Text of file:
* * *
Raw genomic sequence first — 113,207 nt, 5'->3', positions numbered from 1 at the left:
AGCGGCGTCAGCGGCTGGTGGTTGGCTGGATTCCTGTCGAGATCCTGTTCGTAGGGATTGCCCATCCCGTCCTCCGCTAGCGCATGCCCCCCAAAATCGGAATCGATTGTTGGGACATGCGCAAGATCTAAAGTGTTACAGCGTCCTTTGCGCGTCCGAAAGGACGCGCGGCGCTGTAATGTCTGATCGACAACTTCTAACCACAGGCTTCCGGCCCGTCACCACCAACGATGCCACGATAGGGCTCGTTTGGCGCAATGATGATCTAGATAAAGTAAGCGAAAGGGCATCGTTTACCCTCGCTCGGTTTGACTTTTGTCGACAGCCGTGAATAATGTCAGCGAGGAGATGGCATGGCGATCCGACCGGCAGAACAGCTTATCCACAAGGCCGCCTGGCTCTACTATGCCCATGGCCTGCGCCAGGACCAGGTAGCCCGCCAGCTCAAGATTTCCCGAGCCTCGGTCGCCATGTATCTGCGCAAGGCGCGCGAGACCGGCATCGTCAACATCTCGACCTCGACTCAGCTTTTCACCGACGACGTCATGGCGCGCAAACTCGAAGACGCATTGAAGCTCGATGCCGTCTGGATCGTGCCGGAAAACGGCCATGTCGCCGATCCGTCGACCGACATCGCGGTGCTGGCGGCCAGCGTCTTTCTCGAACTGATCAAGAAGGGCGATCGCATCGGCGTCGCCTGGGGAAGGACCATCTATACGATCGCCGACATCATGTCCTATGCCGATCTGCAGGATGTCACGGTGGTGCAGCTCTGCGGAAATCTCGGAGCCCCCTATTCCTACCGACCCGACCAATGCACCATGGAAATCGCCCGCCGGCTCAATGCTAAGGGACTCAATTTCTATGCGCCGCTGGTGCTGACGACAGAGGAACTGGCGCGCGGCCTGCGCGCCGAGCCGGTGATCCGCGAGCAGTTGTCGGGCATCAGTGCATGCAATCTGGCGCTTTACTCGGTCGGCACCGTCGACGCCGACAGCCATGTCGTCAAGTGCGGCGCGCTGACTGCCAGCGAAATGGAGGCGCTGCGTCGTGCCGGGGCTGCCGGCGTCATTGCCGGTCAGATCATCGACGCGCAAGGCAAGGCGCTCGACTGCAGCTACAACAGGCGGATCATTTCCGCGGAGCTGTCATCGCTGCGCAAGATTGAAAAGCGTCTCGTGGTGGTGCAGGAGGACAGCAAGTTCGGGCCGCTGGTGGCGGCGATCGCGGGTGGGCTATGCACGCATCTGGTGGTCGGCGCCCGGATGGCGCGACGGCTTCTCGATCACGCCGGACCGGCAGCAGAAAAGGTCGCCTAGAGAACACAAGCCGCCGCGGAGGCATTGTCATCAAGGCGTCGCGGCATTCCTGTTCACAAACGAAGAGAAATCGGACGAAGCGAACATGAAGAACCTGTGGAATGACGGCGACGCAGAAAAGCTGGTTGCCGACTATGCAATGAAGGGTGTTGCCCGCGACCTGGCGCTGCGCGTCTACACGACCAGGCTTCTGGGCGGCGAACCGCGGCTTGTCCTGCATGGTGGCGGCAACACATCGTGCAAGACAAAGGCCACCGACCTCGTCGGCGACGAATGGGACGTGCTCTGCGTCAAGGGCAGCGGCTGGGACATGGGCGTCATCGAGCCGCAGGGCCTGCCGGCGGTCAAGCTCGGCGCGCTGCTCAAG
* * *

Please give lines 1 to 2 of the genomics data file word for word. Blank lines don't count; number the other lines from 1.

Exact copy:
Raw genomic sequence first — 113,207 nt, 5'->3', positions numbered from 1 at the left:
AGCGGCGTCAGCGGCTGGTGGTTGGCTGGATTCCTGTCGAGATCCTGTTCGTAGGGATTGCCCATCCCGTCCTCCGCTAGCGCATGCCCCCCAAAATCGGAATCGATTGTTGGGACATGCGCAAGATCTAAAGTGTTACAGCGTCCTTTGCGCGTCCGAAAGGACGCGCGGCGCTGTAATGTCTGATCGACAACTTCTAACCACAGGCTTCCGGCCCGTCACCACCAACGATGCCACGATAGGGCTCGTTTGGCGCAATGATGATCTAGATAAAGTAAGCGAAAGGGCATCGTTTACCCTCGCTCGGTTTGACTTTTGTCGACAGCCGTGAATAATGTCAGCGAGGAGATGGCATGGCGATCCGACCGGCAGAACAGCTTATCCACAAGGCCGCCTGGCTCTACTATGCCCATGGCCTGCGCCAGGACCAGGTAGCCCGCCAGCTCAAGATTTCCCGAGCCTCGGTCGCCATGTATCTGCGCAAGGCGCGCGAGACCGGCATCGTCAACATCTCGACCTCGACTCAGCTTTTCACCGACGACGTCATGGCGCGCAAACTCGAAGACGCATTGAAGCTCGATGCCGTCTGGATCGTGCCGGAAAACGGCCATGTCGCCGATCCGTCGACCGACATCGCGGTGCTGGCGGCCAGCGTCTTTCTCGAACTGATCAAGAAGGGCGATCGCATCGGCGTCGCCTGGGGAAGGACCATCTATACGATCGCCGACATCATGTCCTATGCCGATCTGCAGGATGTCACGGTGGTGCAGCTCTGCGGAAATCTCGGAGCCCCCTATTCCTACCGACCCGACCAATGCACCATGGAAATCGCCCGCCGGCTCAATGCTAAGGGACTCAATTTCTATGCGCCGCTGGTGCTGACGACAGAGGAACTGGCGCGCGGCCTGCGCGCCGAGCCGGTGATCCGCGAGCAGTTGTCGGGCATCAGTGCATGCAATCTGGCGCTTTACTCGGTCGGCACCGTCGACGCCGACAGCCATGTCGTCAAGTGCGGCGCGCTGACTGCCAGCGAAATGGAGGCGCTGCGTCGTGCCGGGGCTGCCGGCGTCATTGCCGGTCAGATCATCGACGCGCAAGGCAAGGCGCTCGACTGCAGCTACAACAGGCGGATCATTTCCGCGGAGCTGTCATCGCTGCGCAAGATTGAAAAGCGTCTCGTGGTGGTGCAGGAGGACAGCAAGTTCGGGCCGCTGGTGGCGGCGATCGCGGGTGGGCTATGCACGCATCTGGTGGTCGGCGCCCGGATGGCGCGACGGCTTCTCGATCACGCCGGACCGGCAGCAGAAAAGGTCGCCTAGAGAACACAAGCCGCCGCGGAGGCATTGTCATCAAGGCGTCGCGGCATTCCTGTTCACAAACGAAGAGAAATCGGACGAAGCGAACATGAAGAACCTGTGGAATGACGGCGACGCAGAAAAGCTGGTTGCCGACTATGCAATGAAGGGTGTTGCCCGCGACCTGGCGCTGCGCGTCTACACGACCAGGCTTCTGGGCGGCGAACCGCGGCTTGTCCTGCATGGTGGCGGCAACACATCGTGCAAGACAAAGGCCACCGACCTCGTCGGCGACGAATGGGACGTGCTCTGCGTCAAGGGCAGCGGCTGGGACATGGGCGTCATCGAGCCGCAGGGCCTGCCGGCGGTCAAGCTCGGCGCGCTGCTCAAG